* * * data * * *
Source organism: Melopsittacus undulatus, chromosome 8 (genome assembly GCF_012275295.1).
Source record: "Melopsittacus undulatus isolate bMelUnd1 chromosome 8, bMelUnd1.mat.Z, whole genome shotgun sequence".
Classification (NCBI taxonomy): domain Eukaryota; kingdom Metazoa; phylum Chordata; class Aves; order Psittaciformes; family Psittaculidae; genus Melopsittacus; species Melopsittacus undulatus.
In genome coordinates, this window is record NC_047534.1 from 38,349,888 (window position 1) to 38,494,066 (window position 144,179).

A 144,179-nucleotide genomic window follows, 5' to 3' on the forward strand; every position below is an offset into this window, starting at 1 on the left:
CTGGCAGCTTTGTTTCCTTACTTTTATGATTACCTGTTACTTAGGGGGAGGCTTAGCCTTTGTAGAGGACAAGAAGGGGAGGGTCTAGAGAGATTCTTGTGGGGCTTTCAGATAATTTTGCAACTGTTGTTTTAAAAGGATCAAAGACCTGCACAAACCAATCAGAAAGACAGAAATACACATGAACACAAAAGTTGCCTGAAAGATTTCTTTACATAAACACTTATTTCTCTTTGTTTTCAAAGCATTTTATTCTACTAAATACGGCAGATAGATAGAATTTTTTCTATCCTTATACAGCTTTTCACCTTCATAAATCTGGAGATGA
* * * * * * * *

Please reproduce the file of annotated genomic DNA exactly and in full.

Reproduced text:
Source organism: Melopsittacus undulatus, chromosome 8 (genome assembly GCF_012275295.1).
Source record: "Melopsittacus undulatus isolate bMelUnd1 chromosome 8, bMelUnd1.mat.Z, whole genome shotgun sequence".
Classification (NCBI taxonomy): domain Eukaryota; kingdom Metazoa; phylum Chordata; class Aves; order Psittaciformes; family Psittaculidae; genus Melopsittacus; species Melopsittacus undulatus.
In genome coordinates, this window is record NC_047534.1 from 38,349,888 (window position 1) to 38,494,066 (window position 144,179).

A 144,179-nucleotide genomic window follows, 5' to 3' on the forward strand; every position below is an offset into this window, starting at 1 on the left:
CTGGCAGCTTTGTTTCCTTACTTTTATGATTACCTGTTACTTAGGGGGAGGCTTAGCCTTTGTAGAGGACAAGAAGGGGAGGGTCTAGAGAGATTCTTGTGGGGCTTTCAGATAATTTTGCAACTGTTGTTTTAAAAGGATCAAAGACCTGCACAAACCAATCAGAAAGACAGAAATACACATGAACACAAAAGTTGCCTGAAAGATTTCTTTACATAAACACTTATTTCTCTTTGTTTTCAAAGCATTTTATTCTACTAAATACGGCAGATAGATAGAATTTTTTCTATCCTTATACAGCTTTTCACCTTCATAAATCTGGAGATGA